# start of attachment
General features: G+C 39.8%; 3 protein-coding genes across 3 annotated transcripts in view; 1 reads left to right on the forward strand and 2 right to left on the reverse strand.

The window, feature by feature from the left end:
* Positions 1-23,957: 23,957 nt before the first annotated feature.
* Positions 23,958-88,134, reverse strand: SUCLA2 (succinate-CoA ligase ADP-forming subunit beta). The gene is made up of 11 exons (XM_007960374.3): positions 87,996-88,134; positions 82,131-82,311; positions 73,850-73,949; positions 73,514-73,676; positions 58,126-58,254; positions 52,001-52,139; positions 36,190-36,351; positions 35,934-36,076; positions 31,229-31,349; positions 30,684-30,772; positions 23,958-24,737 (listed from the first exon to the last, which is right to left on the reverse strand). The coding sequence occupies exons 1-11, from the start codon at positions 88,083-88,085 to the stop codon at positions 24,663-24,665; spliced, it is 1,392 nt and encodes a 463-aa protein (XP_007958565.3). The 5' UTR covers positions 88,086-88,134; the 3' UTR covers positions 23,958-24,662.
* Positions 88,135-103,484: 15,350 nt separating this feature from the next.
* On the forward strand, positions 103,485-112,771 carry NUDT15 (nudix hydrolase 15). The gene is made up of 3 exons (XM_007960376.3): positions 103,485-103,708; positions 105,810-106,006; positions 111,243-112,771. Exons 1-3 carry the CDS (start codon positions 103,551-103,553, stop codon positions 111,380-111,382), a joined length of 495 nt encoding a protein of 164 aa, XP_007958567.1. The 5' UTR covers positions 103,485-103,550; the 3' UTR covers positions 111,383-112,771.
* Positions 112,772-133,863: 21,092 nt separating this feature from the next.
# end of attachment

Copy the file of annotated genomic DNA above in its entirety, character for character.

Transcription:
General features: G+C 39.8%; 3 protein-coding genes across 3 annotated transcripts in view; 1 reads left to right on the forward strand and 2 right to left on the reverse strand.

The window, feature by feature from the left end:
* Positions 1-23,957: 23,957 nt before the first annotated feature.
* Positions 23,958-88,134, reverse strand: SUCLA2 (succinate-CoA ligase ADP-forming subunit beta). The gene is made up of 11 exons (XM_007960374.3): positions 87,996-88,134; positions 82,131-82,311; positions 73,850-73,949; positions 73,514-73,676; positions 58,126-58,254; positions 52,001-52,139; positions 36,190-36,351; positions 35,934-36,076; positions 31,229-31,349; positions 30,684-30,772; positions 23,958-24,737 (listed from the first exon to the last, which is right to left on the reverse strand). The coding sequence occupies exons 1-11, from the start codon at positions 88,083-88,085 to the stop codon at positions 24,663-24,665; spliced, it is 1,392 nt and encodes a 463-aa protein (XP_007958565.3). The 5' UTR covers positions 88,086-88,134; the 3' UTR covers positions 23,958-24,662.
* Positions 88,135-103,484: 15,350 nt separating this feature from the next.
* On the forward strand, positions 103,485-112,771 carry NUDT15 (nudix hydrolase 15). The gene is made up of 3 exons (XM_007960376.3): positions 103,485-103,708; positions 105,810-106,006; positions 111,243-112,771. Exons 1-3 carry the CDS (start codon positions 103,551-103,553, stop codon positions 111,380-111,382), a joined length of 495 nt encoding a protein of 164 aa, XP_007958567.1. The 5' UTR covers positions 103,485-103,550; the 3' UTR covers positions 111,383-112,771.
* Positions 112,772-133,863: 21,092 nt separating this feature from the next.